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Old 08-24-2011, 03:23 PM
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You need to call the Dispose yourself, it isn't called automatically by the framework.
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Old 08-24-2011, 04:02 PM
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Quote:
Originally Posted by PlausiblyDamp View Post
You need to call the Dispose yourself, it isn't called automatically by the framework.
Hi Plausiblydamp, I thought it was called when you call the dispose method on the class?

NormalView Usercontrol (when user control is closing should call_irc class dispose method IDispose?)
Code:
    Protected Overrides Sub Dispose(ByVal disposing As Boolean)
        Try
            If disposing AndAlso _irc IsNot Nothing Then
                _irc.Dispose()
                _irc = Nothing
            End If
        Finally
            MyBase.Dispose(disposing)
        End Try
    End Sub


edit*

Ok i have now managed to dispose correctly. I will show my work tomorrow as going to sleep

thanks guys
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Last edited by Coel; 08-24-2011 at 04:33 PM.
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Old 08-24-2011, 05:52 PM
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I told you multiple times you had to call Dispose() yourself.
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  #17  
Old 08-25-2011, 12:14 PM
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Ha ha Atmaweapon(Now added to my FF dictionary), i did notice. I also had tried my self but thought i was handling it wrong since i was getting exceptions thrown at disposing.

This i know now was due to my threading. I think i was handling or doing something wrong.

Code:
    Dim _thread As New Thread(AddressOf ConnectionAttempt)

    Public Sub New(ByVal connectionInfo As ConnectionInfo)
        _thread = New Thread(AddressOf ConnectionAttempt)
    End Sub
	
	Public Sub Disconnect_MultiThread()
        If _thread IsNot Nothing Then
            Connection.Close()
            _thread.Abort()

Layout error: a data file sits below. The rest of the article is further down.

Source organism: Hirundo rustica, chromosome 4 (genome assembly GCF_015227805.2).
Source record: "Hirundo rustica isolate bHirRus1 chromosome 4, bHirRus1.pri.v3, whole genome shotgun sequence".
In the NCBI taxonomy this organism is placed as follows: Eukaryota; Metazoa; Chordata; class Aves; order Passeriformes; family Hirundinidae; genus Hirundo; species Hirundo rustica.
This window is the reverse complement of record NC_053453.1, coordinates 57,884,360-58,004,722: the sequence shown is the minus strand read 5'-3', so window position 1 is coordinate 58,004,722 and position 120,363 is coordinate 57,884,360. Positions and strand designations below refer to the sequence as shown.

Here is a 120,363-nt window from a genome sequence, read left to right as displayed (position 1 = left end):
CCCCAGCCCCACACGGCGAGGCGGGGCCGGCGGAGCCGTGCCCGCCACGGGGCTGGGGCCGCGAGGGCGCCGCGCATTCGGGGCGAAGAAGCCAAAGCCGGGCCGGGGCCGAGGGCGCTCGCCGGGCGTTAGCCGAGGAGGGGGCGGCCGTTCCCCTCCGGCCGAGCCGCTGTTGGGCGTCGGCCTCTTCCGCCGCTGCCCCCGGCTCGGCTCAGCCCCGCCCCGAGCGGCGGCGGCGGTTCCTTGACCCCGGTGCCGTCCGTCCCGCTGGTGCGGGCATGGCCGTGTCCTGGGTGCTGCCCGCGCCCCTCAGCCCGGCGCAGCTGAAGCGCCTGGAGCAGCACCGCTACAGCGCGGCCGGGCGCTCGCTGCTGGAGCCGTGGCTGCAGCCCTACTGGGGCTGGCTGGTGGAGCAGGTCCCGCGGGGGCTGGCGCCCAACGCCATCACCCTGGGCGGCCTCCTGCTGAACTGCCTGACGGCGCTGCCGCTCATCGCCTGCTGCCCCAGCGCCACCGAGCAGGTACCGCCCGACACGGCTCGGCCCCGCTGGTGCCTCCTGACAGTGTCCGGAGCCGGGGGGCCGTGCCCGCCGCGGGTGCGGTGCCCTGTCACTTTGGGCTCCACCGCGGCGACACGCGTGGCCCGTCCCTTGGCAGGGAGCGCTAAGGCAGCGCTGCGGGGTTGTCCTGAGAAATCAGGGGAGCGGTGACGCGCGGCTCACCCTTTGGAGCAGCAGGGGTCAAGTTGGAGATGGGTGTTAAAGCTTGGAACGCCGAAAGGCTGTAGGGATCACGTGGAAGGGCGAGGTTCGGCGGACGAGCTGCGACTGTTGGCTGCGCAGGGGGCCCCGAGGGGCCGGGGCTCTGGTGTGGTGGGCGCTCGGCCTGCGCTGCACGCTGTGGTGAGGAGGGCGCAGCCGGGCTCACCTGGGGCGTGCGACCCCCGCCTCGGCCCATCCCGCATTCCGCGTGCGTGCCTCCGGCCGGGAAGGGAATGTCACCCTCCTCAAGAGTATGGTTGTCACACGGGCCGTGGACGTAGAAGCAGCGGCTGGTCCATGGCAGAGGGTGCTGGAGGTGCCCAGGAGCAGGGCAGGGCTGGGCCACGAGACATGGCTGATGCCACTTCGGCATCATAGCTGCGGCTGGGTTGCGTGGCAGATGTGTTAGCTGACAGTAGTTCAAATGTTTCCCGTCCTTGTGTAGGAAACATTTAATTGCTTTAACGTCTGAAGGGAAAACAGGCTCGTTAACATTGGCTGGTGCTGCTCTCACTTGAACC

_thread = Nothing
            Me.Dispose()
        End If
    End Sub
	
	Public Sub Connect_MultiThread(ByVal KeepAlive As Object)
        _thread.Start(KeepAlive)
    End Sub

    Public Sub ConnectionAttempt(ByVal KeepAlive As Object)
	
	' and so on ........
I now use a backgroundworker which i know is a wrap around for threading and set WorkerSupportsCancellation to true. What would you suggest is better. a BGW or threading as before for my IRC class? or can that question even be answered?

My only problem with a BGW is when i call cancel and i check during the loop it does not check.


Code:
    Private Sub ConnectionAttempt_DoWork(ByVal sender As Object, ByVal e As DoWorkEventArgs) Handles _bgwIrc.DoWork
        ' removed for pasting...
        Do
		' removed for pasting...

            ' Connect with the IRC server.
            ' Authenticate our user
            ' removed for pasting...

            ' Listen for commands
            Dim ircCommand As String = String.Empty

            While (InlineAssignHelper(ircCommand, _streamReader.ReadLine())) IsNot Nothing

                If _bgwIrc.CancellationPending Then
                    e.Cancel = True
                    Exit Do
                Else

                    RaiseEvent ServerResponseRawDataEventArghs(ircCommand)

                    If fromServer = domaintld Then

                        RaiseEvent ServerResponseAllEventArgh(ircCommand)

                        ' Server message's onconnect, onjoin
                        ' removed for pasting...

                    Else
                        ' removed for pasting...
                    End If
                End If

            End While

        Loop While _bgwIrc.CancellationPending <> True
    End Sub
(full loop un edited http://pastebin.com/XDdXBaa4)


*edit*

Now removed the BGW since it kept disconnecting and looping the connection. (Why....lol) one of lifes mysteries but now introduced lambdas since it allows me to pass a type. which brings me back to that exception that keeps being thrown when closing lol.

I am literally looping myself now with these posts like my code i am working on is lol.


*EDIT*

Finally sussed it. I did not think the thread was ever aborting because of the time length. Which was my fault since i did not even give the thread a helping hand at closing the connection.

Code:
 Private _mtIRC As New Thread(DirectCast(Sub() InitializeConnection(False), ThreadStart))
To close the connection:

Code:
    Public Sub CloseConnection()
        If Me.Connection IsNot Nothing Then
            Me.Connection.Close()
            Me.Connection = Nothing
        End If

        If _mtIRC.IsAlive Then
            _mtIRC.Abort()
        End If
    End Sub
Closing the connection then aborting would throw
System.Threading.ThreadAbortException right away allowing me to catch this and dispose of the class.

So my final over riding dispose method looks like

Code:
    Protected Overrides Sub Dispose(ByVal disposing As Boolean)
        Try
            If disposing AndAlso _irc IsNot Nothing Then
                _irc.CloseConnection()
            End If
        Finally
            MyBase.Dispose(disposing)
        End Try
    End Sub
Yeh yeh i know this should of been obvious logic

#cancel connection
#abort thread
#catch exception
#dispose class

Quite glad i finally got it.

any comments on my final example on threading?
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Last edited by Coel; 08-25-2011 at 02:32 PM.
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  #18  
Old 08-25-2011, 02:37 PM